Aug 09, 2020 rated it it was ok  ·  review of another edition
I think if you have any experience in science, that this book is useless. It's hard for me to judge what audience it is useful for. I thought this would feature many examples like the famous Southwest Airlines napkin with relevant comments. Instead, for a book on using pictures to communicate, it is extremely wordy.

For better, beautiful books on visual display of complex information, I would consider first the works of Tufte:
The Visual Display of Quantitative Information by Edward R. Tufte
Jul 25, 2008 rated it it was amazing
This was an fantastic book and it should be required reading for anybody in business.

The subject is all about visual thinking (a very Lean concept) but it also provides a great framework for critical thinking. Mixing the two will provide outstanding results.

Immediate benefit I see from this book: SHORTER MEETINGS!

By making things visual, it will be easier to direct conversations to the issue SEEN in front of them (not just "stick to what I am talking about"). With visual thinking, you can have h
J. Edward
Aug 08, 2008 rated it really liked it
Given how much time I spend at a whiteboard, I've often contemplated how to more effectively use that tool. A really well drawn diagram, particularly if it's accompanied by both a good analogy and a good example ends up hitting nearly all of the learning styles in a given room.

The Back of the Napkin was recommended to me as a really good book for how to improve whiteboard diagrams. That recommendation wasn't ill-founded. This approach gives a nicely structured system for how to diagram most comm
Jul 29, 2011 rated it it was amazing
A great read for those who are more visual in our communication with others. This book does attempt to give a guide of sorts of how one can communicate his or her ideas effectively. The ideas given are fresh, and I do find them directly applicable to those who are either more suited to these kind of communication media, or for those who wants to add a little zing to their presentation. But one aspect that I do find this book lacking is the seemingly technical details that it is trying to force o ...more
Susan Connell Biggs
Aug 25, 2009 rated it it was amazing
Shelves: work-related
Back of the Napkin: Solving Problems and Selling Ideas by Dan Roam is an easy read that helps us think about ways that pictures can help us solve problems. It might be helpful for those of us who like to use visual activities as inquiry tools. Since I'm a visual thinker who often turns to pictures to think things out, this helped me reflect on ways I can further refine my methods. I can imagine it would be helpful for those who don't turn to pictures first, to see how they can be a great way to ...more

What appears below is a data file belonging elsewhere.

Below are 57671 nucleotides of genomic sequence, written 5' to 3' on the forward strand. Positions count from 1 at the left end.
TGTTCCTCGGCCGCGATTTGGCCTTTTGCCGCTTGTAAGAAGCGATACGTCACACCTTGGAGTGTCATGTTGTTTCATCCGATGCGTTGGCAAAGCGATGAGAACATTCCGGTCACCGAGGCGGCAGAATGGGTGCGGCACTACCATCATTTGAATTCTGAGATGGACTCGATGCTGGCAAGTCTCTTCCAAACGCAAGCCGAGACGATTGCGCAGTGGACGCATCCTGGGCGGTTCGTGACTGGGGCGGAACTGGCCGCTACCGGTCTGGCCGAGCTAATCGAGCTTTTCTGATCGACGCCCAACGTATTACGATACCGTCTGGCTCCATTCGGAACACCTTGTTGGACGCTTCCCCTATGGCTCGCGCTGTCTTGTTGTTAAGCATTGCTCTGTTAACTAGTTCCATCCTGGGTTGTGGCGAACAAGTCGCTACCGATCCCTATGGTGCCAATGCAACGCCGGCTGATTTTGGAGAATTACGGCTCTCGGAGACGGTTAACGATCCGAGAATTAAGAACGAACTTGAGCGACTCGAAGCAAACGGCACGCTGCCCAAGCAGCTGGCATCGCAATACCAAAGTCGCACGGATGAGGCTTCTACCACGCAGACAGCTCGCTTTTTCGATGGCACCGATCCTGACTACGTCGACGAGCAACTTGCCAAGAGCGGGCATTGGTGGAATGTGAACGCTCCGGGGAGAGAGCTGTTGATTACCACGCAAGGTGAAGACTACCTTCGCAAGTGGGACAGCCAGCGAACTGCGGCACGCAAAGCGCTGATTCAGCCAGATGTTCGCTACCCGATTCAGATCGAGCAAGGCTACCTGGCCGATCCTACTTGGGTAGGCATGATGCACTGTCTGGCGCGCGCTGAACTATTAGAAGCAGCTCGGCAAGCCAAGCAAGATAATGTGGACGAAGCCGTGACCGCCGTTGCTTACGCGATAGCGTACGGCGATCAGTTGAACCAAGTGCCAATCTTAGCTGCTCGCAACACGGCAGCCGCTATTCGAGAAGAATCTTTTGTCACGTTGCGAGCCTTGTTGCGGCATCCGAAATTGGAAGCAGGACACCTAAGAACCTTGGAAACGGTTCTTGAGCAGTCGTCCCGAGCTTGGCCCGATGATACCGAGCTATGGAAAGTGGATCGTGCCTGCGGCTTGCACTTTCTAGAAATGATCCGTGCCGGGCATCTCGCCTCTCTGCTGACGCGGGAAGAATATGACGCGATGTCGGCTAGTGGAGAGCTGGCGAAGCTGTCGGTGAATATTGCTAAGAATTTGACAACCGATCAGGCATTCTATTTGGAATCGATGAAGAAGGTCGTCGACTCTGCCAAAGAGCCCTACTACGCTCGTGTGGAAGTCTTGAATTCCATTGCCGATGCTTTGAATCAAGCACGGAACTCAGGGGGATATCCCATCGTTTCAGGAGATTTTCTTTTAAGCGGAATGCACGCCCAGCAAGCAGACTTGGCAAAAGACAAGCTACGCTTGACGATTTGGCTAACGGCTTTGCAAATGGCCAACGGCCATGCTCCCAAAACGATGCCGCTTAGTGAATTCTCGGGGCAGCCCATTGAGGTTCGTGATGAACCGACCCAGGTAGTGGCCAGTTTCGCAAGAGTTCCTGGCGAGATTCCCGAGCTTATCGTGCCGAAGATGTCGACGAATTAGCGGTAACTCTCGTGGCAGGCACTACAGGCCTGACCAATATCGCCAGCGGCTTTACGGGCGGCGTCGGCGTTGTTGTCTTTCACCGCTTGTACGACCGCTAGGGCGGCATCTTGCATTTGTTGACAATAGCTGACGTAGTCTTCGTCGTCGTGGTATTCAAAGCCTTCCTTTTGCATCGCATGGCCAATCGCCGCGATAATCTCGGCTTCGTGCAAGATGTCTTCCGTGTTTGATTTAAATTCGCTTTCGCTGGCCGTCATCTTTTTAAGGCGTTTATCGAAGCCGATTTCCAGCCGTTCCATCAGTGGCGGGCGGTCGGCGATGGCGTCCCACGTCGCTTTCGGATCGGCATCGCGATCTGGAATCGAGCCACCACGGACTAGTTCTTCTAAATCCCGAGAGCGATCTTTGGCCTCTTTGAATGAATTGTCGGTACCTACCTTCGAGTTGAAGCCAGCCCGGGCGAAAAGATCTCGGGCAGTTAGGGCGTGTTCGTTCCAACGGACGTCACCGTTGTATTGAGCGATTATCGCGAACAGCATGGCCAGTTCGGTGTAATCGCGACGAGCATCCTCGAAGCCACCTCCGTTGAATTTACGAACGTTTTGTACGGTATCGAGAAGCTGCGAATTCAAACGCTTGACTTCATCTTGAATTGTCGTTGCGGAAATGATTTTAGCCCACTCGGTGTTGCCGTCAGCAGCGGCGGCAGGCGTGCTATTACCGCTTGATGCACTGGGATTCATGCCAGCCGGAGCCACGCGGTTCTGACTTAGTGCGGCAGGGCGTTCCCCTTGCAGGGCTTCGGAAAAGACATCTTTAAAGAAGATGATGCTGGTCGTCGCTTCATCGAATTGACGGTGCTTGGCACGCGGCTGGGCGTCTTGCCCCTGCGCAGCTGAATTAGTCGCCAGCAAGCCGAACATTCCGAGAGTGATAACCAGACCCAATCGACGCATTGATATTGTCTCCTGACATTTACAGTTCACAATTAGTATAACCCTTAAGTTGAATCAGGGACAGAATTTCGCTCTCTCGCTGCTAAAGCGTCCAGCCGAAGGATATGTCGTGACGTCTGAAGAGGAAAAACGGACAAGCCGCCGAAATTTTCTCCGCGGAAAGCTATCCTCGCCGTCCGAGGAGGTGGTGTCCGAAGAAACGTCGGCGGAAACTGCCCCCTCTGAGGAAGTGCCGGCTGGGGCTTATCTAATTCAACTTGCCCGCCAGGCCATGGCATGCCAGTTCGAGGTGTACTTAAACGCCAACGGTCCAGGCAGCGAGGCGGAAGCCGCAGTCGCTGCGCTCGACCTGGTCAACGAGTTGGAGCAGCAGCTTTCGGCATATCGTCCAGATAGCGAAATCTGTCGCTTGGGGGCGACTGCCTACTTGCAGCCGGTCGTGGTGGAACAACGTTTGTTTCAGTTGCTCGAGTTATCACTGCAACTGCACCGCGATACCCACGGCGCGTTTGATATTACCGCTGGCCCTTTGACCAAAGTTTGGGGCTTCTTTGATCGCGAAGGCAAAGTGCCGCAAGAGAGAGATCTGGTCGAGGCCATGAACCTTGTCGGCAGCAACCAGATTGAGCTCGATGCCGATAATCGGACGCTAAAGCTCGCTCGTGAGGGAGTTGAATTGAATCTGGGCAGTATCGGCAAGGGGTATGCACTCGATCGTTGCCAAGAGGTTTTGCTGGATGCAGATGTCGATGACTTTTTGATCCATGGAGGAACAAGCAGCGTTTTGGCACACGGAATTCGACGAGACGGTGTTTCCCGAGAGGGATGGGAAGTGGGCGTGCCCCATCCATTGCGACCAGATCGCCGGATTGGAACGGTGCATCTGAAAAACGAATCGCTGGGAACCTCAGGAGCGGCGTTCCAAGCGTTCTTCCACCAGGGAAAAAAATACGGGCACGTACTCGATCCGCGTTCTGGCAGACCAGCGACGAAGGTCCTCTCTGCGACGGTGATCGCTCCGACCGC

Jeremy Beasley
Jun 16, 2010 rated it it was amazing  ·  review of another edition
Shelves: design
This is a great book that teaches you how to frame problems and communicate them better visually.

The author goes beyond the "here's the top 3 things to do" lists that I'm accustomed to in most business productivity books. He pulls in various research which breaks down how we process and communicate information which will be a refresh for some and completely new to others.

I highly recommended this book for anyone who has to use their brain for a living...which would include everyone. :)
Sandro Mancuso
This is an OK book and can be read very quickly if you know how to speed read. I recommend it to people who need to develop high level consultancy skills. It helps you learn how to collect info, structure your thoughts and present business info in a visual form. As I’ve been working as a consultant for many years, the book didn’t give me any new insights and that’s why I gave it 3 stars.
Manuel Frias
Jul 31, 2012 rated it it was amazing
Shelves: visualization
This is for me the most inspiring book about visual thinking so far. Dan Roam doesn't only explain why we all should solve problems with pictures. He even explains how to do it in an engaging and, of course, visual way.
David McClendon, Sr
Jan 17, 2012 rated it liked it
I read The Back of the Napkin (Expanded Edition) on my Amazon Kindle Basic. While I love to read books on my Kindle, I would have to say that charts and most pictures are basically lost when using the Kindle. That being said, I have to say I enjoyed the book.

This book takes the reader on a little journey. Dan Roam shows us how he came up with the concept of using simple, basic, pictures drawn by hand to illustrate the concepts he was wishing to convey to his audiences.
Our author gives us severa
Apr 17, 2019 rated it it was ok
I didn't actually finished the book.

The book contains details of the framework that I think comes naturally to me. I have that ability to break things down and explain and the book concentrates on that a lot. So, if you have problem with that the book might help.

I expected that the book would show a lot of drawing strategies and examples. There are not that many.

The only thing I liked was the story in the beginning of the book.
Dec 26, 2009 rated it liked it